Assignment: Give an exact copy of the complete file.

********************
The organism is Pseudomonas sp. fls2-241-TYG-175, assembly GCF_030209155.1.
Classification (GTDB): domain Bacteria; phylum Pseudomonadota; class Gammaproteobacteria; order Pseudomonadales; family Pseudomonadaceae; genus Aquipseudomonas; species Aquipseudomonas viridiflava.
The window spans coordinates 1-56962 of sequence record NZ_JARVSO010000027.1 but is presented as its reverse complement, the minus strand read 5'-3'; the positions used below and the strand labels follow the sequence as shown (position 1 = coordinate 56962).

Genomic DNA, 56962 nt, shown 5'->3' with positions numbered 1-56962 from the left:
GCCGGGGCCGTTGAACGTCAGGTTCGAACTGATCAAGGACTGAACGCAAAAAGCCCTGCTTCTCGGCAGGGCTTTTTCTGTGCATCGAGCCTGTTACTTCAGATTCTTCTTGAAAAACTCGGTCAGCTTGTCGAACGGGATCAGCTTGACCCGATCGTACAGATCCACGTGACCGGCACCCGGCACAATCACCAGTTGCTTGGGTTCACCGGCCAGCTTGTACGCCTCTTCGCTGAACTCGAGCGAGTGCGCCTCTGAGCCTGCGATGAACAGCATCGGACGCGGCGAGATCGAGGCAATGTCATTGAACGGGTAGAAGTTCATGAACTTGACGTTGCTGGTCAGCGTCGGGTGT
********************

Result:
The organism is Pseudomonas sp. fls2-241-TYG-175, assembly GCF_030209155.1.
Classification (GTDB): domain Bacteria; phylum Pseudomonadota; class Gammaproteobacteria; order Pseudomonadales; family Pseudomonadaceae; genus Aquipseudomonas; species Aquipseudomonas viridiflava.
The window spans coordinates 1-56962 of sequence record NZ_JARVSO010000027.1 but is presented as its reverse complement, the minus strand read 5'-3'; the positions used below and the strand labels follow the sequence as shown (position 1 = coordinate 56962).

Genomic DNA, 56962 nt, shown 5'->3' with positions numbered 1-56962 from the left:
GCCGGGGCCGTTGAACGTCAGGTTCGAACTGATCAAGGACTGAACGCAAAAAGCCCTGCTTCTCGGCAGGGCTTTTTCTGTGCATCGAGCCTGTTACTTCAGATTCTTCTTGAAAAACTCGGTCAGCTTGTCGAACGGGATCAGCTTGACCCGATCGTACAGATCCACGTGACCGGCACCCGGCACAATCACCAGTTGCTTGGGTTCACCGGCCAGCTTGTACGCCTCTTCGCTGAACTCGAGCGAGTGCGCCTCTGAGCCTGCGATGAACAGCATCGGACGCGGCGAGATCGAGGCAATGTCATTGAACGGGTAGAAGTTCATGAACTTGACGTTGCTGGTCAGCGTCGGGTGT